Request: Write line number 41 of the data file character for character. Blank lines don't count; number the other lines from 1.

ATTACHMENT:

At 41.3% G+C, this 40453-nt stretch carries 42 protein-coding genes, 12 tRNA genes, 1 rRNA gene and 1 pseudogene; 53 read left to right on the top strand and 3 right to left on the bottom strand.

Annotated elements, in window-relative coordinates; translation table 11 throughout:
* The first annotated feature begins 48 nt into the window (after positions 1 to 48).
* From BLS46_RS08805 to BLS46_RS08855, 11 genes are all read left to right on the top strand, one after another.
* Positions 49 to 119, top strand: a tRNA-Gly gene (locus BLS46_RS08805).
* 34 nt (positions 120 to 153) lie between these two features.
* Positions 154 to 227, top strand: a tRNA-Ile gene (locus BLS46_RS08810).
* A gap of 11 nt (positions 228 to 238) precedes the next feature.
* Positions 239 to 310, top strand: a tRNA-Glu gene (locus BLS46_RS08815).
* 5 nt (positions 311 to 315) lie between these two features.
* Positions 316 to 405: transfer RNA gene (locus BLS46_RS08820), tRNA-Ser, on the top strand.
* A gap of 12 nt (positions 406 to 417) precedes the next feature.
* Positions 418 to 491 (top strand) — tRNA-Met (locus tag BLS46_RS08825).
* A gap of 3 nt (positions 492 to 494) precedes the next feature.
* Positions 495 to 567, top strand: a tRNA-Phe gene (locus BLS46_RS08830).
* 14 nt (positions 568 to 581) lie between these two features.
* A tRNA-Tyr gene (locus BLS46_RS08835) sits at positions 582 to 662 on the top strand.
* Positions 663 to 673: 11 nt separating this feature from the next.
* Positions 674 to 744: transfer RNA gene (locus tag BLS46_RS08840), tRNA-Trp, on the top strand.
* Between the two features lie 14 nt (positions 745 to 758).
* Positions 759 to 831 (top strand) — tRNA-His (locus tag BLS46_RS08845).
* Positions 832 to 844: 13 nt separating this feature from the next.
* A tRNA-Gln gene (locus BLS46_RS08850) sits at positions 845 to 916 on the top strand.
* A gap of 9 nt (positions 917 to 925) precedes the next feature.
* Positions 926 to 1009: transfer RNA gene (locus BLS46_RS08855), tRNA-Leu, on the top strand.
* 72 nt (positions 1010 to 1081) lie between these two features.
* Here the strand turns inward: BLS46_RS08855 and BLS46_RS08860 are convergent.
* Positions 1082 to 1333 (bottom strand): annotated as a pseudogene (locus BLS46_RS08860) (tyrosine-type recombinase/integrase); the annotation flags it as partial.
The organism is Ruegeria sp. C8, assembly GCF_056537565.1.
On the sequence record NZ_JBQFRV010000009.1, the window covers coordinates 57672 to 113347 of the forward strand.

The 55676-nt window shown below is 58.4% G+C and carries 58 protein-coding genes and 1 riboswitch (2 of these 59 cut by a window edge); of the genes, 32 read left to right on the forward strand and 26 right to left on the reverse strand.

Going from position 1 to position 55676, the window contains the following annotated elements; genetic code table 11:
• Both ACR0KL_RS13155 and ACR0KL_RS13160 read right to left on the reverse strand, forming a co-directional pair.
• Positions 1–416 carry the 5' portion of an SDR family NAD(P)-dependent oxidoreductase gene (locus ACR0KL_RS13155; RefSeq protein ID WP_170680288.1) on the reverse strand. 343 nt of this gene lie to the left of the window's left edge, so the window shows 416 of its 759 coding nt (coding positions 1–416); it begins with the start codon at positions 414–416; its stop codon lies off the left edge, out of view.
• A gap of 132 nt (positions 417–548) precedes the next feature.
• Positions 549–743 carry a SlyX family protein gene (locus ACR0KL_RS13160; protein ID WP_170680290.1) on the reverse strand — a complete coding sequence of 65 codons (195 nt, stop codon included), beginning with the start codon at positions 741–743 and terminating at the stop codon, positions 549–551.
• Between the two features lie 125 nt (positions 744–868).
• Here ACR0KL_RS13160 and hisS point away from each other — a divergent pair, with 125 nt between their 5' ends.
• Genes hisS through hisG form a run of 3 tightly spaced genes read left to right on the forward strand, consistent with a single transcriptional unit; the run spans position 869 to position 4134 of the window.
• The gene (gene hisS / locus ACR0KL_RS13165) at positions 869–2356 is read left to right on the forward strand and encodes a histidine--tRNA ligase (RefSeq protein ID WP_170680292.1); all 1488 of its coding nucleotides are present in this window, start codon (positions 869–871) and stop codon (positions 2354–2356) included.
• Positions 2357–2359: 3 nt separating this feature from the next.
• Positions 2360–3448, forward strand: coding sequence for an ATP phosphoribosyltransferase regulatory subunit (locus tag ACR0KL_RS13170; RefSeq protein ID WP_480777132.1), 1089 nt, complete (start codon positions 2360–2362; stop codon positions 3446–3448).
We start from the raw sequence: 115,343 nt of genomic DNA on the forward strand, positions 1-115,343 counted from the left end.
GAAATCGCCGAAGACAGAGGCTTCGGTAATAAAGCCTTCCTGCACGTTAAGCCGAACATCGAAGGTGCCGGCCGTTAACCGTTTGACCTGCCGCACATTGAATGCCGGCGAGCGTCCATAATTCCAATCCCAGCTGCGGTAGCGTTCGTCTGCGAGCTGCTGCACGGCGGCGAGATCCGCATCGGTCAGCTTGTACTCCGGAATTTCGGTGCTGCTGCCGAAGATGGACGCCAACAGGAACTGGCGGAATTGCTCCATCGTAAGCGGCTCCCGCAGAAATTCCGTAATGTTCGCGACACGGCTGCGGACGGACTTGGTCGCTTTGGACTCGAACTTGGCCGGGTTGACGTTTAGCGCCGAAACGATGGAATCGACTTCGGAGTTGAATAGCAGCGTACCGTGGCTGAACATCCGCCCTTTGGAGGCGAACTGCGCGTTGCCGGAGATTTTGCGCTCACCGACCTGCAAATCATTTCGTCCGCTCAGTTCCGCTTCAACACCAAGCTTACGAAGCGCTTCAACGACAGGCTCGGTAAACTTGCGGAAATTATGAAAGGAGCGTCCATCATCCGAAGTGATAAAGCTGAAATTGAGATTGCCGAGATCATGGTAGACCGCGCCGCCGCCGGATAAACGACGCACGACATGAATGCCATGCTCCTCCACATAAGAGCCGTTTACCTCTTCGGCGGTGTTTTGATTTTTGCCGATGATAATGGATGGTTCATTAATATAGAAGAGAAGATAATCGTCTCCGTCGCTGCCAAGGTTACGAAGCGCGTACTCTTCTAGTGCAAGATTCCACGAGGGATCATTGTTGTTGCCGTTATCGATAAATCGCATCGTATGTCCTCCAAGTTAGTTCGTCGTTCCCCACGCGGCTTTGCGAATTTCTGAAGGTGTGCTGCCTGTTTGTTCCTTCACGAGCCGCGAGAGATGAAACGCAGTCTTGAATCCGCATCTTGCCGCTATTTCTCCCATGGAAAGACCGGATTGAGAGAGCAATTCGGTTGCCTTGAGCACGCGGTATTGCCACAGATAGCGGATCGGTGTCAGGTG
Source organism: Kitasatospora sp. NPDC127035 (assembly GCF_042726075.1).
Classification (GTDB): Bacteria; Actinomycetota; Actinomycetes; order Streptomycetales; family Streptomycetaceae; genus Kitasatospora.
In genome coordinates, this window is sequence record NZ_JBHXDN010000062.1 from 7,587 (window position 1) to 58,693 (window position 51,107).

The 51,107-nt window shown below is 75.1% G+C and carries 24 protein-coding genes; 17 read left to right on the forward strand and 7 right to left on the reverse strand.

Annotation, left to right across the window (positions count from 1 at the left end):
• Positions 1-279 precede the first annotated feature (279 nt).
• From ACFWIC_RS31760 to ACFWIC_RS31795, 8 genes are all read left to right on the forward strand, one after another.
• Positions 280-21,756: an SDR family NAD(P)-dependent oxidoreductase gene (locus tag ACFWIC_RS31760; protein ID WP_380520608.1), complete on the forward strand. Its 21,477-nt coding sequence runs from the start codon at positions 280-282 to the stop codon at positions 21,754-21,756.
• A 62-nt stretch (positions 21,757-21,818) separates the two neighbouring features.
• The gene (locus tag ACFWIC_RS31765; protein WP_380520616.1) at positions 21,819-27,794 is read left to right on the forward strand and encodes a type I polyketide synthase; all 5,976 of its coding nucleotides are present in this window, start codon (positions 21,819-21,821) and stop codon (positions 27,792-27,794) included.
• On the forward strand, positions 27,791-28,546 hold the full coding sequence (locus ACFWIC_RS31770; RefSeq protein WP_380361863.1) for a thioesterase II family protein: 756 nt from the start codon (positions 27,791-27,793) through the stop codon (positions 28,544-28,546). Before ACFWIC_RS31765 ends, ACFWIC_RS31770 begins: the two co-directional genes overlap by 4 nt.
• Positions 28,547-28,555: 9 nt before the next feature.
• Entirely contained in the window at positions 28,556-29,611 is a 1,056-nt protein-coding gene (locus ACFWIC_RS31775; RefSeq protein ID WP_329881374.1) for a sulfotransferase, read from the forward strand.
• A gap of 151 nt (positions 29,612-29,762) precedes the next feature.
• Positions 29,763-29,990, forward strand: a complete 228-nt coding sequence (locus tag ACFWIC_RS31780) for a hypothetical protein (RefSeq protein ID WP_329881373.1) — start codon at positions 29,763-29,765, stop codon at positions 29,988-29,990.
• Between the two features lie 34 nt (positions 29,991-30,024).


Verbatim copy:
• Positions 2357–2359: 3 nt separating this feature from the next.